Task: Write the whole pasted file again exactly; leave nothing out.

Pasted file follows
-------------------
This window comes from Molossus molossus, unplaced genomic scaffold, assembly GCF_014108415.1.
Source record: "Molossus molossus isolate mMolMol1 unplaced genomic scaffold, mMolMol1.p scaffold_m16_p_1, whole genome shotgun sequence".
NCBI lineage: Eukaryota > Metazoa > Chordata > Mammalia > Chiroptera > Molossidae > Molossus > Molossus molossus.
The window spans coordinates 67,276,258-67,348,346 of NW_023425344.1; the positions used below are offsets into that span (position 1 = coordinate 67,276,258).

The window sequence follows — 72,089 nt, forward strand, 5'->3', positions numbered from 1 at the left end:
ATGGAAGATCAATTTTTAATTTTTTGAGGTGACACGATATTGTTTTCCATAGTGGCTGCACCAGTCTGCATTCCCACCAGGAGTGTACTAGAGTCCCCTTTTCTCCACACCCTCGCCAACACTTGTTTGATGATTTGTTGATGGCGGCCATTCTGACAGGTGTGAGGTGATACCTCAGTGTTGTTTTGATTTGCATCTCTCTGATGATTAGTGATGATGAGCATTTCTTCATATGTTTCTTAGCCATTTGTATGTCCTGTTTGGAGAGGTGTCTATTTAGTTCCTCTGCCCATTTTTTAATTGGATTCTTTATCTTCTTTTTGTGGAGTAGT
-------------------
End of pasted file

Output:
This window comes from Molossus molossus, unplaced genomic scaffold, assembly GCF_014108415.1.
Source record: "Molossus molossus isolate mMolMol1 unplaced genomic scaffold, mMolMol1.p scaffold_m16_p_1, whole genome shotgun sequence".
NCBI lineage: Eukaryota > Metazoa > Chordata > Mammalia > Chiroptera > Molossidae > Molossus > Molossus molossus.
The window spans coordinates 67,276,258-67,348,346 of NW_023425344.1; the positions used below are offsets into that span (position 1 = coordinate 67,276,258).

The window sequence follows — 72,089 nt, forward strand, 5'->3', positions numbered from 1 at the left end:
ATGGAAGATCAATTTTTAATTTTTTGAGGTGACACGATATTGTTTTCCATAGTGGCTGCACCAGTCTGCATTCCCACCAGGAGTGTACTAGAGTCCCCTTTTCTCCACACCCTCGCCAACACTTGTTTGATGATTTGTTGATGGCGGCCATTCTGACAGGTGTGAGGTGATACCTCAGTGTTGTTTTGATTTGCATCTCTCTGATGATTAGTGATGATGAGCATTTCTTCATATGTTTCTTAGCCATTTGTATGTCCTGTTTGGAGAGGTGTCTATTTAGTTCCTCTGCCCATTTTTTAATTGGATTCTTTATCTTCTTTTTGTGGAGTAGT